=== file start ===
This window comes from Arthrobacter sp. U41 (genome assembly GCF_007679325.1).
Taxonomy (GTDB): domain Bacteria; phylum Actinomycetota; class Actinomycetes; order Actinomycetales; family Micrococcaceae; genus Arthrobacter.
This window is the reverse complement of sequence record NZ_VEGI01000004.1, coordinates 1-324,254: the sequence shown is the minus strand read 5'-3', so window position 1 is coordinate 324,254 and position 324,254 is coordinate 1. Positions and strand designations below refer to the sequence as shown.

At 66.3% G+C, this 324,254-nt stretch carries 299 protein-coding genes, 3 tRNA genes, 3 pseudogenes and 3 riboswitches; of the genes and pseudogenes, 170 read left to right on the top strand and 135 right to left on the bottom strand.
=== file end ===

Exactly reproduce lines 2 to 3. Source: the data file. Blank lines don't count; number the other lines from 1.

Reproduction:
Taxonomy (GTDB): domain Bacteria; phylum Actinomycetota; class Actinomycetes; order Actinomycetales; family Micrococcaceae; genus Arthrobacter.
This window is the reverse complement of sequence record NZ_VEGI01000004.1, coordinates 1-324,254: the sequence shown is the minus strand read 5'-3', so window position 1 is coordinate 324,254 and position 324,254 is coordinate 1. Positions and strand designations below refer to the sequence as shown.